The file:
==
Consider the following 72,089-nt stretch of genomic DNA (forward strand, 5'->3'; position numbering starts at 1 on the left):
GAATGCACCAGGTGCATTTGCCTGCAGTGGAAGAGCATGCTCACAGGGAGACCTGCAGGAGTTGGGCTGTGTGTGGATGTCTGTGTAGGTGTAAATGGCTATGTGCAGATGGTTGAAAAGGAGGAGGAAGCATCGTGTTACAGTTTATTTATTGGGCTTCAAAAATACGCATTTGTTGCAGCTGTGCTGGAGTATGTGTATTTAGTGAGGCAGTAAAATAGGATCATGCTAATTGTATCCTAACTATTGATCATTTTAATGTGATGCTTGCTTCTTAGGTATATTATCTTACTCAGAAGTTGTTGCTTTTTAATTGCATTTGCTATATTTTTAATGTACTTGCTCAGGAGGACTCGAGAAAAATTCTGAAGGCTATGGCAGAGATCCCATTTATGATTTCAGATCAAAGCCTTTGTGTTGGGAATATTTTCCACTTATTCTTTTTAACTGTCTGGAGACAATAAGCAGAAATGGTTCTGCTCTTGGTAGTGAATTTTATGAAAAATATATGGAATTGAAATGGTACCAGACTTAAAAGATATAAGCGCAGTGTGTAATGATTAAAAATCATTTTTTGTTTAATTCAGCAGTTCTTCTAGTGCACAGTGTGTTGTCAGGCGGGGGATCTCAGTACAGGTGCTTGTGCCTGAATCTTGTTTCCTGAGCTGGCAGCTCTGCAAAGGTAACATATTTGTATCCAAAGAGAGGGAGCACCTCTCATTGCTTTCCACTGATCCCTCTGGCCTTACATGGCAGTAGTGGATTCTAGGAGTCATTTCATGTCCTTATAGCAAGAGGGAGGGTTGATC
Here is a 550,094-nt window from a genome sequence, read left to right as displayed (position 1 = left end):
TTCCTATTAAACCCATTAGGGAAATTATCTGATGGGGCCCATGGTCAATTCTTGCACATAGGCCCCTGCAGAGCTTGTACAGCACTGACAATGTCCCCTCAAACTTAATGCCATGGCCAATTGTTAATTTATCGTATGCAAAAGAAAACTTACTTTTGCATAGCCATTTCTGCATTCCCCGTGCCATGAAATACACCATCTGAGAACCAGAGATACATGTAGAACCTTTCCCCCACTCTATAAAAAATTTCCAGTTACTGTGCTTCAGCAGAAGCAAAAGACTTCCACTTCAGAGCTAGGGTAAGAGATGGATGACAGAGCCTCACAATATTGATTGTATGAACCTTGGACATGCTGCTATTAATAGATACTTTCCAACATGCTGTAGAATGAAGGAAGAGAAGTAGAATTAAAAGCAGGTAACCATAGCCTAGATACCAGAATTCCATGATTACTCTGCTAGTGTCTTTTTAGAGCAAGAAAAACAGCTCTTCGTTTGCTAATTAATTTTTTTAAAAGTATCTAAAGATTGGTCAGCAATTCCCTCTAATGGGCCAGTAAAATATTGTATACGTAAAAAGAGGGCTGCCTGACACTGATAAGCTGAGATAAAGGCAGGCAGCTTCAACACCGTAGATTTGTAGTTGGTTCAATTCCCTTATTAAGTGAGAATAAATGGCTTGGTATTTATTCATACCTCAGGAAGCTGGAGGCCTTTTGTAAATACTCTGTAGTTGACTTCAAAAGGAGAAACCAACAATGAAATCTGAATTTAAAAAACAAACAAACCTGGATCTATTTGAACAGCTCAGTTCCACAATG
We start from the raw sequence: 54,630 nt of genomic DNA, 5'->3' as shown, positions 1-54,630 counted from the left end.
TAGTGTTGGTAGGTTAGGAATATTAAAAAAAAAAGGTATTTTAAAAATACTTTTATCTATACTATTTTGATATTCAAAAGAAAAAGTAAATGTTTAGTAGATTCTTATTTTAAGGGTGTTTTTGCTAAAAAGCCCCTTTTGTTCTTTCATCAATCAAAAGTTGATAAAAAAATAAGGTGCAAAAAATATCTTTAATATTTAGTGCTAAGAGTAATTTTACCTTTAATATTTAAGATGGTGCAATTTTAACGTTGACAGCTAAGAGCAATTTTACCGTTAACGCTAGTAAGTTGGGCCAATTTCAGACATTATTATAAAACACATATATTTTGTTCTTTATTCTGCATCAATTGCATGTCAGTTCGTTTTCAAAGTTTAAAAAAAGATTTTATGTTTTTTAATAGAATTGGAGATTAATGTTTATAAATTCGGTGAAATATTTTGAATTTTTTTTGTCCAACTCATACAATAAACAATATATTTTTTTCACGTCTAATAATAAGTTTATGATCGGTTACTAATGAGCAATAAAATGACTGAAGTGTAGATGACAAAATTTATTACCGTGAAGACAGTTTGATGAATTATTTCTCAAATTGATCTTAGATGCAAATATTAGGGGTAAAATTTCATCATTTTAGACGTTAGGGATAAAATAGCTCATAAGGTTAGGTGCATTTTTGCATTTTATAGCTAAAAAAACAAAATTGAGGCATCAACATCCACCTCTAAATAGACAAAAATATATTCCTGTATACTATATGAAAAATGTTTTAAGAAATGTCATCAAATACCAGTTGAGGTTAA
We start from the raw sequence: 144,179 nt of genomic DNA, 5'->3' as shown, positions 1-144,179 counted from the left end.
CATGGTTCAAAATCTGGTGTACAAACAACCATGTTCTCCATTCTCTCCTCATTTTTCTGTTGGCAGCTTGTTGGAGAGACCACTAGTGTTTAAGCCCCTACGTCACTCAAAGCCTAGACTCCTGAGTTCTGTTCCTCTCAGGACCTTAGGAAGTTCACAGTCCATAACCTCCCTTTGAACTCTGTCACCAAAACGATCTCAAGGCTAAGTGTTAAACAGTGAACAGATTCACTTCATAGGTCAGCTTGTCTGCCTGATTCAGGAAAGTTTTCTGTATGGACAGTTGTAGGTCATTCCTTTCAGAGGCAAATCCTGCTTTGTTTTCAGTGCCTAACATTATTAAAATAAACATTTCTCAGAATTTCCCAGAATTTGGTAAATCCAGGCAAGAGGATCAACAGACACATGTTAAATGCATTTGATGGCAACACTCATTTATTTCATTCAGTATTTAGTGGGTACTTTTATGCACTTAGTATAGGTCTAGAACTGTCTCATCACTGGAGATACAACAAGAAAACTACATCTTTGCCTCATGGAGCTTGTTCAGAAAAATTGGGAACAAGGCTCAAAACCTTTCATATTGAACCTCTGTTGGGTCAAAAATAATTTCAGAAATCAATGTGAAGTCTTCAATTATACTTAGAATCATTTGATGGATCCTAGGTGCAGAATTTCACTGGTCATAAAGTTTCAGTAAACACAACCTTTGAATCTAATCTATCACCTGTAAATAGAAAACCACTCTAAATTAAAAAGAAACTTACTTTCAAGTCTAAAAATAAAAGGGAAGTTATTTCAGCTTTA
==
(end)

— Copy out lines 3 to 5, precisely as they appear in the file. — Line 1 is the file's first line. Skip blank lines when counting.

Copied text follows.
Here is a 550,094-nt window from a genome sequence, read left to right as displayed (position 1 = left end):
TTCCTATTAAACCCATTAGGGAAATTATCTGATGGGGCCCATGGTCAATTCTTGCACATAGGCCCCTGCAGAGCTTGTACAGCACTGACAATGTCCCCTCAAACTTAATGCCATGGCCAATTGTTAATTTATCGTATGCAAAAGAAAACTTACTTTTGCATAGCCATTTCTGCATTCCCCGTGCCATGAAATACACCATCTGAGAACCAGAGATACATGTAGAACCTTTCCCCCACTCTATAAAAAATTTCCAGTTACTGTGCTTCAGCAGAAGCAAAAGACTTCCACTTCAGAGCTAGGGTAAGAGATGGATGACAGAGCCTCACAATATTGATTGTATGAACCTTGGACATGCTGCTATTAATAGATACTTTCCAACATGCTGTAGAATGAAGGAAGAGAAGTAGAATTAAAAGCAGGTAACCATAGCCTAGATACCAGAATTCCATGATTACTCTGCTAGTGTCTTTTTAGAGCAAGAAAAACAGCTCTTCGTTTGCTAATTAATTTTTTTAAAAGTATCTAAAGATTGGTCAGCAATTCCCTCTAATGGGCCAGTAAAATATTGTATACGTAAAAAGAGGGCTGCCTGACACTGATAAGCTGAGATAAAGGCAGGCAGCTTCAACACCGTAGATTTGTAGTTGGTTCAATTCCCTTATTAAGTGAGAATAAATGGCTTGGTATTTATTCATACCTCAGGAAGCTGGAGGCCTTTTGTAAATACTCTGTAGTTGACTTCAAAAGGAGAAACCAACAATGAAATCTGAATTTAAAAAACAAACAAACCTGGATCTATTTGAACAGCTCAGTTCCACAATG
We start from the raw sequence: 54,630 nt of genomic DNA, 5'->3' as shown, positions 1-54,630 counted from the left end.